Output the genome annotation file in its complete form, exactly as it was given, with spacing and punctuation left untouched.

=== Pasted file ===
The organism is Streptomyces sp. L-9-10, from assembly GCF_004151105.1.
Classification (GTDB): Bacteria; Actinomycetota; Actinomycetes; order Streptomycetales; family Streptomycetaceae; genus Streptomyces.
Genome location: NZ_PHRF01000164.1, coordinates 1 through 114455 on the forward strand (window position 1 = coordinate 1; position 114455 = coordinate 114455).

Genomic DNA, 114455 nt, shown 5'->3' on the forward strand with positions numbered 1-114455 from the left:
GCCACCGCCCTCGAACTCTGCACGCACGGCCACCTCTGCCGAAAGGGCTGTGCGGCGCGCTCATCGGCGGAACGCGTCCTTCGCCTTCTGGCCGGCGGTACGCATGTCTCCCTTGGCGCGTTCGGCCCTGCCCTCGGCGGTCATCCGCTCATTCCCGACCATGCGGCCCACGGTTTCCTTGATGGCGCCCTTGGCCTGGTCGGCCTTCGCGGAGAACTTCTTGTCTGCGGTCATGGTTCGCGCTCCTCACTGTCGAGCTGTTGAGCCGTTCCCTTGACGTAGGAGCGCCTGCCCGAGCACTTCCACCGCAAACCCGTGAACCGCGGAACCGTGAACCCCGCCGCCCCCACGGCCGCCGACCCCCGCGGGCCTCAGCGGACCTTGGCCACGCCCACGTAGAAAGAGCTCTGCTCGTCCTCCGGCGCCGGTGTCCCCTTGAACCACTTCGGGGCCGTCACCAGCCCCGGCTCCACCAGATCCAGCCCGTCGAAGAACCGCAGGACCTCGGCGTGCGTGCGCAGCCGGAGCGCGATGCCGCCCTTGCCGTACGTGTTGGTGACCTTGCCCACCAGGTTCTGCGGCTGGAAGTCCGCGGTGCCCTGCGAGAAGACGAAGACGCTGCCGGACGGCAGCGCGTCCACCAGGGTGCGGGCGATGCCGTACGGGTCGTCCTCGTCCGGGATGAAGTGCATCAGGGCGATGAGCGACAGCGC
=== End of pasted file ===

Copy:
The organism is Streptomyces sp. L-9-10, from assembly GCF_004151105.1.
Classification (GTDB): Bacteria; Actinomycetota; Actinomycetes; order Streptomycetales; family Streptomycetaceae; genus Streptomyces.
Genome location: NZ_PHRF01000164.1, coordinates 1 through 114455 on the forward strand (window position 1 = coordinate 1; position 114455 = coordinate 114455).

Genomic DNA, 114455 nt, shown 5'->3' on the forward strand with positions numbered 1-114455 from the left:
GCCACCGCCCTCGAACTCTGCACGCACGGCCACCTCTGCCGAAAGGGCTGTGCGGCGCGCTCATCGGCGGAACGCGTCCTTCGCCTTCTGGCCGGCGGTACGCATGTCTCCCTTGGCGCGTTCGGCCCTGCCCTCGGCGGTCATCCGCTCATTCCCGACCATGCGGCCCACGGTTTCCTTGATGGCGCCCTTGGCCTGGTCGGCCTTCGCGGAGAACTTCTTGTCTGCGGTCATGGTTCGCGCTCCTCACTGTCGAGCTGTTGAGCCGTTCCCTTGACGTAGGAGCGCCTGCCCGAGCACTTCCACCGCAAACCCGTGAACCGCGGAACCGTGAACCCCGCCGCCCCCACGGCCGCCGACCCCCGCGGGCCTCAGCGGACCTTGGCCACGCCCACGTAGAAAGAGCTCTGCTCGTCCTCCGGCGCCGGTGTCCCCTTGAACCACTTCGGGGCCGTCACCAGCCCCGGCTCCACCAGATCCAGCCCGTCGAAGAACCGCAGGACCTCGGCGTGCGTGCGCAGCCGGAGCGCGATGCCGCCCTTGCCGTACGTGTTGGTGACCTTGCCCACCAGGTTCTGCGGCTGGAAGTCCGCGGTGCCCTGCGAGAAGACGAAGACGCTGCCGGACGGCAGCGCGTCCACCAGGGTGCGGGCGATGCCGTACGGGTCGTCCTCGTCCGGGATGAAGTGCATCAGGGCGATGAGCGACAGCGC